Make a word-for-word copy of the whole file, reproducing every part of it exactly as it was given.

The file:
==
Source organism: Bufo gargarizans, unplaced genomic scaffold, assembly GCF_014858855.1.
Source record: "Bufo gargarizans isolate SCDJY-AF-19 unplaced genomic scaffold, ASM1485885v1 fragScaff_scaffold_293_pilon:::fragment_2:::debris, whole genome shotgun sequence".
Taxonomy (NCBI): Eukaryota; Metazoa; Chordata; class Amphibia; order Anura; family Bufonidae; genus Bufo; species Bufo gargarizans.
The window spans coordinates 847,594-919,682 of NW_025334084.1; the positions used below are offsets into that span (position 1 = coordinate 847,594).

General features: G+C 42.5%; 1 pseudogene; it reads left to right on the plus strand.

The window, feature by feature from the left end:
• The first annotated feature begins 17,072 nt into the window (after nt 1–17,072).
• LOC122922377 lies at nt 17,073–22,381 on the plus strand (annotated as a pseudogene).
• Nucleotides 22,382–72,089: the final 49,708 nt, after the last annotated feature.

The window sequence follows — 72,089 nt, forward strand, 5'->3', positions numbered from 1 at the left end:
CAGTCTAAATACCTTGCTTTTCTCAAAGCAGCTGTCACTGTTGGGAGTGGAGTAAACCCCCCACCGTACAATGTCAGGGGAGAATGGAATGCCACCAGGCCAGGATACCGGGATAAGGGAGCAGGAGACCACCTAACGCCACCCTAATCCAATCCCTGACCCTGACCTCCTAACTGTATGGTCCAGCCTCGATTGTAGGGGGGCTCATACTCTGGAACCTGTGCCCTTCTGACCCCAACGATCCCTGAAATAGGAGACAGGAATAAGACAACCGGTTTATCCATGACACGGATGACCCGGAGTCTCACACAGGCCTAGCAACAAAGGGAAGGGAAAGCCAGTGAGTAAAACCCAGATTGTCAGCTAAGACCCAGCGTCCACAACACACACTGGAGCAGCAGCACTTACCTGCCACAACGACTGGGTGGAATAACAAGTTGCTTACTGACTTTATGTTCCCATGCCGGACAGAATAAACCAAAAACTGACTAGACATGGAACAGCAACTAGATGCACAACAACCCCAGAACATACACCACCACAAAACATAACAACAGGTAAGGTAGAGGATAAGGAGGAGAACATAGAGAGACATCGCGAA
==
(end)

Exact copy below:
Source organism: Bufo gargarizans, unplaced genomic scaffold, assembly GCF_014858855.1.
Source record: "Bufo gargarizans isolate SCDJY-AF-19 unplaced genomic scaffold, ASM1485885v1 fragScaff_scaffold_293_pilon:::fragment_2:::debris, whole genome shotgun sequence".
Taxonomy (NCBI): Eukaryota; Metazoa; Chordata; class Amphibia; order Anura; family Bufonidae; genus Bufo; species Bufo gargarizans.
The window spans coordinates 847,594-919,682 of NW_025334084.1; the positions used below are offsets into that span (position 1 = coordinate 847,594).

General features: G+C 42.5%; 1 pseudogene; it reads left to right on the plus strand.

The window, feature by feature from the left end:
• The first annotated feature begins 17,072 nt into the window (after nt 1–17,072).
• LOC122922377 lies at nt 17,073–22,381 on the plus strand (annotated as a pseudogene).
• Nucleotides 22,382–72,089: the final 49,708 nt, after the last annotated feature.

The window sequence follows — 72,089 nt, forward strand, 5'->3', positions numbered from 1 at the left end:
CAGTCTAAATACCTTGCTTTTCTCAAAGCAGCTGTCACTGTTGGGAGTGGAGTAAACCCCCCACCGTACAATGTCAGGGGAGAATGGAATGCCACCAGGCCAGGATACCGGGATAAGGGAGCAGGAGACCACCTAACGCCACCCTAATCCAATCCCTGACCCTGACCTCCTAACTGTATGGTCCAGCCTCGATTGTAGGGGGGCTCATACTCTGGAACCTGTGCCCTTCTGACCCCAACGATCCCTGAAATAGGAGACAGGAATAAGACAACCGGTTTATCCATGACACGGATGACCCGGAGTCTCACACAGGCCTAGCAACAAAGGGAAGGGAAAGCCAGTGAGTAAAACCCAGATTGTCAGCTAAGACCCAGCGTCCACAACACACACTGGAGCAGCAGCACTTACCTGCCACAACGACTGGGTGGAATAACAAGTTGCTTACTGACTTTATGTTCCCATGCCGGACAGAATAAACCAAAAACTGACTAGACATGGAACAGCAACTAGATGCACAACAACCCCAGAACATACACCACCACAAAACATAACAACAGGTAAGGTAGAGGATAAGGAGGAGAACATAGAGAGACATCGCGAA